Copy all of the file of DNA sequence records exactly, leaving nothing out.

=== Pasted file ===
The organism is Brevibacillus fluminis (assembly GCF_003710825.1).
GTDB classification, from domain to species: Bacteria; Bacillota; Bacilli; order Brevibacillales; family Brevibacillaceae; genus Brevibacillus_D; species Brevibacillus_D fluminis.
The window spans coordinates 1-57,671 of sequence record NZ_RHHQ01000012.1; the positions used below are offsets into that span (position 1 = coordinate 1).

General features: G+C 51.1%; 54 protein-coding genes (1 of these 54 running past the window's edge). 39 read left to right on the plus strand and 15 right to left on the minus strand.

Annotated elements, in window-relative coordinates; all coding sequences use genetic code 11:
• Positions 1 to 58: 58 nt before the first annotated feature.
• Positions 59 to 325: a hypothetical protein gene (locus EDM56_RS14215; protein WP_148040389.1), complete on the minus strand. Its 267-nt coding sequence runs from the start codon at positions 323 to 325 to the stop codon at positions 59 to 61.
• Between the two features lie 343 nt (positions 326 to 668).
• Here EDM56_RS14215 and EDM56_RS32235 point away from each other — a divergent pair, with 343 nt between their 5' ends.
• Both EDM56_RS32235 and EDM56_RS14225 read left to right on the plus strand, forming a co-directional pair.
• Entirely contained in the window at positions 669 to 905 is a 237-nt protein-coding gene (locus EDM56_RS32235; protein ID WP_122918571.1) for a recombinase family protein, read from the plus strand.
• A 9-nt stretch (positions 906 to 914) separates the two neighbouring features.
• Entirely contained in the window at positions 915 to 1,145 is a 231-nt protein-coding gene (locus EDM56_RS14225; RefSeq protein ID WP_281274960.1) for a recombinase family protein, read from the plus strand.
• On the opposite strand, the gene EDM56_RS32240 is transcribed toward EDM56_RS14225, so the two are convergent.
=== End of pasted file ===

The organism is Brevibacillus fluminis (assembly GCF_003710825.1).
GTDB classification, from domain to species: Bacteria; Bacillota; Bacilli; order Brevibacillales; family Brevibacillaceae; genus Brevibacillus_D; species Brevibacillus_D fluminis.
The window spans coordinates 1-57,671 of sequence record NZ_RHHQ01000012.1; the positions used below are offsets into that span (position 1 = coordinate 1).

General features: G+C 51.1%; 54 protein-coding genes (1 of these 54 running past the window's edge). 39 read left to right on the plus strand and 15 right to left on the minus strand.

Annotated elements, in window-relative coordinates; all coding sequences use genetic code 11:
• Positions 1 to 58: 58 nt before the first annotated feature.
• Positions 59 to 325: a hypothetical protein gene (locus EDM56_RS14215; protein WP_148040389.1), complete on the minus strand. Its 267-nt coding sequence runs from the start codon at positions 323 to 325 to the stop codon at positions 59 to 61.
• Between the two features lie 343 nt (positions 326 to 668).
• Here EDM56_RS14215 and EDM56_RS32235 point away from each other — a divergent pair, with 343 nt between their 5' ends.
• Both EDM56_RS32235 and EDM56_RS14225 read left to right on the plus strand, forming a co-directional pair.
• Entirely contained in the window at positions 669 to 905 is a 237-nt protein-coding gene (locus EDM56_RS32235; protein ID WP_122918571.1) for a recombinase family protein, read from the plus strand.
• A 9-nt stretch (positions 906 to 914) separates the two neighbouring features.
• Entirely contained in the window at positions 915 to 1,145 is a 231-nt protein-coding gene (locus EDM56_RS14225; RefSeq protein ID WP_281274960.1) for a recombinase family protein, read from the plus strand.
• On the opposite strand, the gene EDM56_RS32240 is transcribed toward EDM56_RS14225, so the two are convergent.